India makes its return to the Venice Biennale this year after an eight-year hiatus with a Gandhi-themed exhibition and a line-up of seven Modern and contemporary artists. Atul Dodiya, GR Iranna, Jitish Kallat, Shakuntala Kulkarni and Ashim Purkayastha will all show in the Indian pavilion alongside works by two dead artists: Nandalal Bose (1882-1966) and Rummana Hussain (1952-1999) at the exhibition Our Time For a Future Caring.
This will be the second time India has shown at the biennial, having debuted in 2011. The show will celebrate 150 years since the birth of the Indian independence leader Mahatma Gandhi, and was commissioned by the National Gallery of Modern Art.
The exhibition is organised by the India Ministry of Culture and the non-governmental organisation the Confederation of Indian Industry (CII), and is curated by the pavilion’s principal partner, the private Kiran Nadar Museum of Art.
“Art has never been a very important criterion for the government and it is time for us to change that and show the important part that art has played in India,” says Kiran Nadar, the founder and chairperson of the eponymous art museum. Speaking at a press conference at Art Dubai, where the line-up was announced, Nadar said that she hopes that the pavilion will encourage the Indian government to recognise the importance of presenting art on a global stage and that this "won’t be a one-off occasion".
Although India’s return has been made possible through a collaboration between private and public institutions, the pavilion’s costs have been largely shouldered by Nadar, who tells The Art Newspaper that her personal contribution to India’s pavilion was “6 crores [roughly €800,000], about three times the amount the government has given”.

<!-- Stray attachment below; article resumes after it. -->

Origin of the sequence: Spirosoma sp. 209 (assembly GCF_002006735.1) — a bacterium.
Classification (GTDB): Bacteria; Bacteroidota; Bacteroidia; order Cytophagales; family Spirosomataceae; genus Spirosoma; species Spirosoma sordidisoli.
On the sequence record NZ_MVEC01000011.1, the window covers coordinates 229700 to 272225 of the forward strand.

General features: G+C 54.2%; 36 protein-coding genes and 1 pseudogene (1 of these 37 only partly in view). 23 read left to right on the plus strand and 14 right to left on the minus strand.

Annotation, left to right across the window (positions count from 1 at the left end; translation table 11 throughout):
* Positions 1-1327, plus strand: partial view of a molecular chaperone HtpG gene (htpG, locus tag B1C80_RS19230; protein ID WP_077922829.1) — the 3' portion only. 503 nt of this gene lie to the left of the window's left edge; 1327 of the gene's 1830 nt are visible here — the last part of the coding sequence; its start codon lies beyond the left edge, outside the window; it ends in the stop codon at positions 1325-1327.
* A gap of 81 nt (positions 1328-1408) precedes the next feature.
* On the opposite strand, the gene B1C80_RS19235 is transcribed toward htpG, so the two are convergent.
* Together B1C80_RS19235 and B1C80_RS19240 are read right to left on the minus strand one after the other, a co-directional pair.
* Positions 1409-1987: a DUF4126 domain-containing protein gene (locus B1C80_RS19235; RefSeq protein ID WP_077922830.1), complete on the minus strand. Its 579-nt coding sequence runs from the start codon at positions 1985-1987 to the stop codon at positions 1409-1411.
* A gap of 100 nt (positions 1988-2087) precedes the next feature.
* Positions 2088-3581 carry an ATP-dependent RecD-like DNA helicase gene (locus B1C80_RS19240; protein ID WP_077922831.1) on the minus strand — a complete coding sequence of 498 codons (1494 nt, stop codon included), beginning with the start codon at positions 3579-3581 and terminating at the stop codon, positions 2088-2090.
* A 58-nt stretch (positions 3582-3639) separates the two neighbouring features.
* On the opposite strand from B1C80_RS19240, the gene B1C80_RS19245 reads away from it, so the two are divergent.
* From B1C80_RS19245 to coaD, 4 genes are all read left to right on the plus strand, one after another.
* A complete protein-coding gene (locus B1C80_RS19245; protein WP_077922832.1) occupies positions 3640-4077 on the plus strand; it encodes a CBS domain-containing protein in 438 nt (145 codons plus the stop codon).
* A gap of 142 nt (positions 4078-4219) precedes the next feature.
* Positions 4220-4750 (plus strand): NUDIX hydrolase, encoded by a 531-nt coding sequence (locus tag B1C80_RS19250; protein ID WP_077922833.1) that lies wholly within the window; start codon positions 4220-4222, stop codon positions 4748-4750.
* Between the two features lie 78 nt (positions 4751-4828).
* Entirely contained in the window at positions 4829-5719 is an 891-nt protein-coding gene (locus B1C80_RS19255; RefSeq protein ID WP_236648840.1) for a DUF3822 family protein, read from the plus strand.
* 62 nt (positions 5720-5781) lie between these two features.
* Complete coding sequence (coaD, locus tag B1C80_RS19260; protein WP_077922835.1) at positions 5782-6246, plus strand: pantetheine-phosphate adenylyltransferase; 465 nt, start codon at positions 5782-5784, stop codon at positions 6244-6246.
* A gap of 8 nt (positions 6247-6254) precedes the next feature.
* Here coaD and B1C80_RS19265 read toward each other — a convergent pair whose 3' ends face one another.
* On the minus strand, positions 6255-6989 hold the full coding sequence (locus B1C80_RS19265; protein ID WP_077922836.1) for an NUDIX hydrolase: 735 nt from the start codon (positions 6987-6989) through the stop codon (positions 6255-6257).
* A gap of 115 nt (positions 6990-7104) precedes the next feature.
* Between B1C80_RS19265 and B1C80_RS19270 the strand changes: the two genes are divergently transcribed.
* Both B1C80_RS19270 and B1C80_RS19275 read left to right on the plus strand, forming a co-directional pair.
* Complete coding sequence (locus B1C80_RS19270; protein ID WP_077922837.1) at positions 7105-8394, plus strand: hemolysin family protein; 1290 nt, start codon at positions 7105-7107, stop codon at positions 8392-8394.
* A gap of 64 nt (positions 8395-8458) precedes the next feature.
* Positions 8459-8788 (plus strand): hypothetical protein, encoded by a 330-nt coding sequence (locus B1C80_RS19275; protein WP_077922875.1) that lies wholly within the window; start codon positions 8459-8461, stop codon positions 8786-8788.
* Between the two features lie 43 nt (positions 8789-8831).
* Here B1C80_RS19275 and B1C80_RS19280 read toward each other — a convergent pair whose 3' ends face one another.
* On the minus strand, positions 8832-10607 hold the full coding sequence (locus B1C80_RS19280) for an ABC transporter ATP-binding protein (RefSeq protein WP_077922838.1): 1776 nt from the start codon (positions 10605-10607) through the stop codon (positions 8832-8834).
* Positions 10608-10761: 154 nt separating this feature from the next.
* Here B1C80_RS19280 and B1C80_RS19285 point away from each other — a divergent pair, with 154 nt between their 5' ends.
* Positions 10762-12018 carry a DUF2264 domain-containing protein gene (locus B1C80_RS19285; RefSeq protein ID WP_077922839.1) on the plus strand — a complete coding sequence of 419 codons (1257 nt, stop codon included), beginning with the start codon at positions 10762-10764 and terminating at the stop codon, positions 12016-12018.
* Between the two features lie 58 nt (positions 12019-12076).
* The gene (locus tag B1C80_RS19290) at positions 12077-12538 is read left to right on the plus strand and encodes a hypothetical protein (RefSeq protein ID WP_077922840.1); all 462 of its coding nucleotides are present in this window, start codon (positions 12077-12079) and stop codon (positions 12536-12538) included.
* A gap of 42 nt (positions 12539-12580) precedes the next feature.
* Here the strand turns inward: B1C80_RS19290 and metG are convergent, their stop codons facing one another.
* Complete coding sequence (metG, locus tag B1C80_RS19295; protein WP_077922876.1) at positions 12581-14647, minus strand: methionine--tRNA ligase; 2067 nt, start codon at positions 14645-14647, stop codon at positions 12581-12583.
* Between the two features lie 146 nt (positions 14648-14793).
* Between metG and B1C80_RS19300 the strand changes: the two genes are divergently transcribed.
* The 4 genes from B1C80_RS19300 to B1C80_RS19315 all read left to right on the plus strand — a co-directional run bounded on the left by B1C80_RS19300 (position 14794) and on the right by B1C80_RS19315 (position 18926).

Also adamant that India’s presence at the biennial is secured for future years is Tarana Sawhney, the chairperson of CII’s Taskforce on Art and Culture. She says that ensuring India’s return to the Venice Biennale has been “her sole agenda” since her appointment, adding that the country's return was influenced by a CII report “which showed how art could benefit the national economy, revitalise cities and even be used as a soft power internationally”. The reasons behind India's absence after 2011 are still unclear, although Sawhney says that it was a governmental decision.
The pavilion is intended to celebrate Gandhi’s life and legacy, and to “offer conceptual investigations into his philosophical ideas and their place in today’s complex world, in which violence and intolerance are still prevalent”.
However, in many countries Gandhi’s legacy is now being reassessed, in light of what some believe to be his derogatory views towards native African communities in South Africa and beyond. In December 2018, the University of Ghana in Accra removed a statue of Gandhi after a petition labelled him "racist". The choice to focus on the nationalist figure—known to many as ‘The Father of the Nation’— also coincides with Ghana's debut at the biennial.
Contemporary reassessments of Gandhi are unlikely to be confronted in the artists' responses, according to Sawhney, since few works will be new. “Unlike everybody else who gets two years to prepare for their pavilion and therefore can execute new works, this project has come about very quickly, so we are restricted by the fact that we have to show mostly existing works”, she says.
However, Nadar says that the multigenerational show will showcase differing viewpoints towards Gandhi and his legacy, from the Modern artist Bose—who knew Gandhi personally and was even commissioned by him—to more confrontational responses from younger artists: “The exhibition doesn’t offer a fixed viewpoint but is instead intended to shine a light on art from India and to spark critical engagement and debate”.